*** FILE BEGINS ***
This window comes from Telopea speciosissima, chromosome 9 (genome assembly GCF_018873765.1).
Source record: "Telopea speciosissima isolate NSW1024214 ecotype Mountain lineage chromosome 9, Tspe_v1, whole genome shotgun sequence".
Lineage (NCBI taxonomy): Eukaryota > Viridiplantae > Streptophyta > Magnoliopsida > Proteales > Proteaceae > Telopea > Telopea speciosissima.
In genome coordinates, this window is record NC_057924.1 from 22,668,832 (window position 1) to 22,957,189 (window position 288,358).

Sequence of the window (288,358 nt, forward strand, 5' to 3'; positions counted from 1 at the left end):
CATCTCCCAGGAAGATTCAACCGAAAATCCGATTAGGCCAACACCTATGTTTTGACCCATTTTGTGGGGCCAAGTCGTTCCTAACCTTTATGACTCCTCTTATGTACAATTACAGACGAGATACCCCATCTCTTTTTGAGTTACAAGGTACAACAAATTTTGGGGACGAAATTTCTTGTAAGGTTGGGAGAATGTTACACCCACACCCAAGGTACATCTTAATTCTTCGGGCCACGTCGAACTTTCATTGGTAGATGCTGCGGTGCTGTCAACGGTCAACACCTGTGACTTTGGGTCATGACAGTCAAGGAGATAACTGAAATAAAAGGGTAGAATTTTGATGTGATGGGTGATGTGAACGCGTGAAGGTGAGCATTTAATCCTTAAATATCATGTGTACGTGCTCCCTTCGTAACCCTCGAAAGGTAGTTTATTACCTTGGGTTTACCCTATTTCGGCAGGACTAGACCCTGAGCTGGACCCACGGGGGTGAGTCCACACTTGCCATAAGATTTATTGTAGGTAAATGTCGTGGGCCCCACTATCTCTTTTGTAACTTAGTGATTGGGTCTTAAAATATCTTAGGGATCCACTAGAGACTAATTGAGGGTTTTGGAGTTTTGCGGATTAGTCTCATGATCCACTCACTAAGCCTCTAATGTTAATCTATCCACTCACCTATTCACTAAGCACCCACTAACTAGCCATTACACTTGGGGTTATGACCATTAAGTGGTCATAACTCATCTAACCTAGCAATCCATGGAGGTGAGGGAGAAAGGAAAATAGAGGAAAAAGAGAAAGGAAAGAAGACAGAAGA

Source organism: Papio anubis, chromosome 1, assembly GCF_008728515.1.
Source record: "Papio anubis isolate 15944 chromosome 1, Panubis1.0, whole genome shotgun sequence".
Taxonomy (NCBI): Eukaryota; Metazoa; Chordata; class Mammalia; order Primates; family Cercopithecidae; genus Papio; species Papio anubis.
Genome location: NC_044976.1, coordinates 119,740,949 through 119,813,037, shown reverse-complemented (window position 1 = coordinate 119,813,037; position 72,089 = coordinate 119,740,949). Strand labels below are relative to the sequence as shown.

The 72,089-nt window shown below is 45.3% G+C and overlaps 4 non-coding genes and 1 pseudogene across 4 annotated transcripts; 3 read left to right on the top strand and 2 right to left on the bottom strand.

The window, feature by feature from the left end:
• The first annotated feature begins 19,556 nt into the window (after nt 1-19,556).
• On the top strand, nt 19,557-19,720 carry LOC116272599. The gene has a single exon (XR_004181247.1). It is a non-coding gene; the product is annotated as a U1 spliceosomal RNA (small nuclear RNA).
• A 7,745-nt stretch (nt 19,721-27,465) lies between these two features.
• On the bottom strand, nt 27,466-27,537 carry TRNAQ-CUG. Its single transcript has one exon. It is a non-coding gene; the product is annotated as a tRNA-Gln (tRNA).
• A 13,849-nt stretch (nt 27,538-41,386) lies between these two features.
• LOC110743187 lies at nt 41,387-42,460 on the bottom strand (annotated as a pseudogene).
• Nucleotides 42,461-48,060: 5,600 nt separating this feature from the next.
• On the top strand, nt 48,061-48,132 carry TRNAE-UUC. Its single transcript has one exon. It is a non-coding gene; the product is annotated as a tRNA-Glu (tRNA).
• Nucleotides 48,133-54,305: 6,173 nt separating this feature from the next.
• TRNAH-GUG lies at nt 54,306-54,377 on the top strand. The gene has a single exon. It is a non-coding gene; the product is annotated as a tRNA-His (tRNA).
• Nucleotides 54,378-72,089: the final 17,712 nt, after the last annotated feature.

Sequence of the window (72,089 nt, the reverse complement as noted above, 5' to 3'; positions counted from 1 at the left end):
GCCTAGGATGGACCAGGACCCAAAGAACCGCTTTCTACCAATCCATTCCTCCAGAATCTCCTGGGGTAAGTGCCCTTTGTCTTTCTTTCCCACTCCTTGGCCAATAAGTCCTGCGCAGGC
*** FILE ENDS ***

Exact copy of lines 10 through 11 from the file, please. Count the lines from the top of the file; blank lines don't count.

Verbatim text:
Genome location: NC_044976.1, coordinates 119,740,949 through 119,813,037, shown reverse-complemented (window position 1 = coordinate 119,813,037; position 72,089 = coordinate 119,740,949). Strand labels below are relative to the sequence as shown.

The 72,089-nt window shown below is 45.3% G+C and overlaps 4 non-coding genes and 1 pseudogene across 4 annotated transcripts; 3 read left to right on the top strand and 2 right to left on the bottom strand.